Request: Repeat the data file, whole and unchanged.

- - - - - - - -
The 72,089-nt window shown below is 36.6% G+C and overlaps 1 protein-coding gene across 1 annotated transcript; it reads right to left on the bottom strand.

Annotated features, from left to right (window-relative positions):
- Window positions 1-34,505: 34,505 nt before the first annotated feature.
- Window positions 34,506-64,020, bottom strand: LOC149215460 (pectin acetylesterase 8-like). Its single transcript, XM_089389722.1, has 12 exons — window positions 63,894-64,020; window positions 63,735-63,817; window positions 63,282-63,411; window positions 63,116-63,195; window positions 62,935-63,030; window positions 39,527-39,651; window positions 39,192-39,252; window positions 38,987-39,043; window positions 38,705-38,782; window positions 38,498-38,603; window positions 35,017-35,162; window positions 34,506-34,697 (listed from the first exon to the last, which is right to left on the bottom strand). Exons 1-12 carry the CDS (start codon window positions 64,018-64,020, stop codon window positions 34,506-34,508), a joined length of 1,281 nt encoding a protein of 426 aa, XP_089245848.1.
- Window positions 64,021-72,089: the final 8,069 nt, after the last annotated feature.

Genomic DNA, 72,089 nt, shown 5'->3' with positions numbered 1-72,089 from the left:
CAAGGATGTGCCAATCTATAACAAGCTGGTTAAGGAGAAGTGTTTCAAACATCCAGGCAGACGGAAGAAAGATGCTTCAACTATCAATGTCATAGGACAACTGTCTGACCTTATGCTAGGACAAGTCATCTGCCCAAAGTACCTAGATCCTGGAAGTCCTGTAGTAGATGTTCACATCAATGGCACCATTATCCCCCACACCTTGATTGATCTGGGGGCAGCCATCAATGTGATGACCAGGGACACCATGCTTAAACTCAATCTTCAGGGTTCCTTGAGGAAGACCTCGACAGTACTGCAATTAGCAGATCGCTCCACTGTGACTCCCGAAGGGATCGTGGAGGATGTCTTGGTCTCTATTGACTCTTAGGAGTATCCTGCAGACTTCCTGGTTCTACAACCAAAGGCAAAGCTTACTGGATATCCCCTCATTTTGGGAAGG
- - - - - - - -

The 72,089-nt window shown below is 36.6% G+C and overlaps 1 protein-coding gene across 1 annotated transcript; it reads right to left on the bottom strand.

Annotated features, from left to right (window-relative positions):
- Window positions 1-34,505: 34,505 nt before the first annotated feature.
- Window positions 34,506-64,020, bottom strand: LOC149215460 (pectin acetylesterase 8-like). Its single transcript, XM_089389722.1, has 12 exons — window positions 63,894-64,020; window positions 63,735-63,817; window positions 63,282-63,411; window positions 63,116-63,195; window positions 62,935-63,030; window positions 39,527-39,651; window positions 39,192-39,252; window positions 38,987-39,043; window positions 38,705-38,782; window positions 38,498-38,603; window positions 35,017-35,162; window positions 34,506-34,697 (listed from the first exon to the last, which is right to left on the bottom strand). Exons 1-12 carry the CDS (start codon window positions 64,018-64,020, stop codon window positions 34,506-34,508), a joined length of 1,281 nt encoding a protein of 426 aa, XP_089245848.1.
- Window positions 64,021-72,089: the final 8,069 nt, after the last annotated feature.

Genomic DNA, 72,089 nt, shown 5'->3' with positions numbered 1-72,089 from the left:
CAAGGATGTGCCAATCTATAACAAGCTGGTTAAGGAGAAGTGTTTCAAACATCCAGGCAGACGGAAGAAAGATGCTTCAACTATCAATGTCATAGGACAACTGTCTGACCTTATGCTAGGACAAGTCATCTGCCCAAAGTACCTAGATCCTGGAAGTCCTGTAGTAGATGTTCACATCAATGGCACCATTATCCCCCACACCTTGATTGATCTGGGGGCAGCCATCAATGTGATGACCAGGGACACCATGCTTAAACTCAATCTTCAGGGTTCCTTGAGGAAGACCTCGACAGTACTGCAATTAGCAGATCGCTCCACTGTGACTCCCGAAGGGATCGTGGAGGATGTCTTGGTCTCTATTGACTCTTAGGAGTATCCTGCAGACTTCCTGGTTCTACAACCAAAGGCAAAGCTTACTGGATATCCCCTCATTTTGGGAAGG